But he also credited his PhD advisee, Pubali Datta, for laying the groundwork for the project by “advocating for provenance-based solutions” during her VMware internship.

Looking forward, Bates is eager to investigate a series of questions that he hopes can turn into active collaborations with VMware and Carbon Black.

“My research group is also investigating a variety of other questions related to data provenance. Can provenance improve host-layer anomaly detection? How do we efficiently store and analyze provenance? How can we use data provenance to more effectively explain threat incidents to analysts? And so on,” Bates said. “The most valuable resource VMware has to offer us is their practical perspective and experience, which ensures that our academic research is grounded and impactful.”

Talia Ringer Wins Amazon Research Award with Cross-Institutional Collaboration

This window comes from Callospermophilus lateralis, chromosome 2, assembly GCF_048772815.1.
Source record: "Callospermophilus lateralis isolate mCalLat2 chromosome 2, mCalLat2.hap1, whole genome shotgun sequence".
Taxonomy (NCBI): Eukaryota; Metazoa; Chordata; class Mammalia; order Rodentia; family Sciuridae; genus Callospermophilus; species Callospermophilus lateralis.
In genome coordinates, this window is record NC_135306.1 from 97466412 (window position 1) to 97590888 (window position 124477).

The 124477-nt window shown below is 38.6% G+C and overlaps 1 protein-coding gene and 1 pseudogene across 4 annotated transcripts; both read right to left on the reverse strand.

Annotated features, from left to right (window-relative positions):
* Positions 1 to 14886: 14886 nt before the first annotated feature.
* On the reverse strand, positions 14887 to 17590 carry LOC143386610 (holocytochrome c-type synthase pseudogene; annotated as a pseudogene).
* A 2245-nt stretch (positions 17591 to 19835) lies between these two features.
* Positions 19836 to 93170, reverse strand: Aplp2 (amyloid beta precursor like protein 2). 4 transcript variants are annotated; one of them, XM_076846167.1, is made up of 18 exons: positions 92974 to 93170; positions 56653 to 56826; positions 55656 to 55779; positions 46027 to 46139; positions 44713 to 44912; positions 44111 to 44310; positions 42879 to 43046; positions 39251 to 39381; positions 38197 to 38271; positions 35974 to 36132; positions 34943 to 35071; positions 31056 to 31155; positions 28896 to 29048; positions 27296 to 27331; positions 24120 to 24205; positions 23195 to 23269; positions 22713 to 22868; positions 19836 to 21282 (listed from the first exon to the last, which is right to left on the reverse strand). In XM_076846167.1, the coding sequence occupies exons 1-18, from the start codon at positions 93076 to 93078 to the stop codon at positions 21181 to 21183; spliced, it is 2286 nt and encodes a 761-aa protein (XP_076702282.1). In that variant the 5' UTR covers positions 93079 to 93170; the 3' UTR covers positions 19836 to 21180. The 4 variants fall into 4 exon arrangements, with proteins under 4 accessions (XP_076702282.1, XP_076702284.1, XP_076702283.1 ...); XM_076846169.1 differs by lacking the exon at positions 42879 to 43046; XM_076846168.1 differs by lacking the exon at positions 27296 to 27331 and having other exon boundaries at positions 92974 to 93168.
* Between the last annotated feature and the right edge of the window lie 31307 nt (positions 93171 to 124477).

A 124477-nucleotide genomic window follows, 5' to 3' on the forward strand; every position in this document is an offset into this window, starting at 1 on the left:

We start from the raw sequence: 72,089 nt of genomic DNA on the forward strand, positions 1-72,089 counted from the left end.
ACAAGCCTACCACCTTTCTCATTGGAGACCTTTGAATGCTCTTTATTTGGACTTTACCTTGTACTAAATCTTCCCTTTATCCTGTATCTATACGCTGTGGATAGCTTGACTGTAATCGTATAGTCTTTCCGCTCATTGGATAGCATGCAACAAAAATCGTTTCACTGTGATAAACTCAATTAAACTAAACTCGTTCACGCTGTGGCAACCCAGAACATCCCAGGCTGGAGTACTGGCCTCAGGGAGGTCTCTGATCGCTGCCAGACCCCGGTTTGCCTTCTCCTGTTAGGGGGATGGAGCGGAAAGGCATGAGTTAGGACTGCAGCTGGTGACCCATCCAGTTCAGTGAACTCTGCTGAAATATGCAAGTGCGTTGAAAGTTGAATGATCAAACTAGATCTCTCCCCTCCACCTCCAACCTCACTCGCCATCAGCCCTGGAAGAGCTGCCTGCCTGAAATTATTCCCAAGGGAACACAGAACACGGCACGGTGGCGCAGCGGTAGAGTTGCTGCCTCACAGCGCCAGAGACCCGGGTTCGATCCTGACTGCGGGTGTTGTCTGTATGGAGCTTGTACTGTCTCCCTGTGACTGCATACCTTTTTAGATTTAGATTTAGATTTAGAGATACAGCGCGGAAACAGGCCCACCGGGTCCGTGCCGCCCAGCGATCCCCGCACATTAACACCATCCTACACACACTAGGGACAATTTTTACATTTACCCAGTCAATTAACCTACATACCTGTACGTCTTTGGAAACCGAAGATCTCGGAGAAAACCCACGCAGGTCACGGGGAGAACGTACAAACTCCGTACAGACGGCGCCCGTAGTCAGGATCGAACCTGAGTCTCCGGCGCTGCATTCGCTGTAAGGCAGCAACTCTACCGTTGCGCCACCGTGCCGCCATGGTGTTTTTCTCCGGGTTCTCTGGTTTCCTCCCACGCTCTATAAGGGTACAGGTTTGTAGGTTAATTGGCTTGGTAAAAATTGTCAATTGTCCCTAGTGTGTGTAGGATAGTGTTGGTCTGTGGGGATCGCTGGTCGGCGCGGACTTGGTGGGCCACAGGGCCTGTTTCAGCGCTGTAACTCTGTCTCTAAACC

Talia Ringer
Talia Ringer

Talia Ringer joined Illinois CS faculty last year with a dedicated research interest in programming languages/formal methods/software engineering to prove the absence of costly or dangerous bugs in software systems.

Until recently, that work did not intersect with Machine Learning (ML). But in a project that began with traditional programming languages techniques, Ringer found it to be a great benefit. When a problem with generating human-friendly abstractions sprang up, the process veered toward finding ways in which ML could help.

However, they also knew from past experiences that work with ML struggled to find semantic relationships between datatypes and struggled to manipulate the low-level proof objects. Meanwhile, traditional tools are quite good at this.

“So, I got a bit obsessed with how to bring together the two approaches,” Ringer said.

In support of this goal, they received a one-year unrestricted Amazon Research Award for the project, which is now entitled “Neurosymbolic Proof Synthesis and Repair.”

The cross-institutional collaboration includes researchers from the University of Massachusetts Amherst.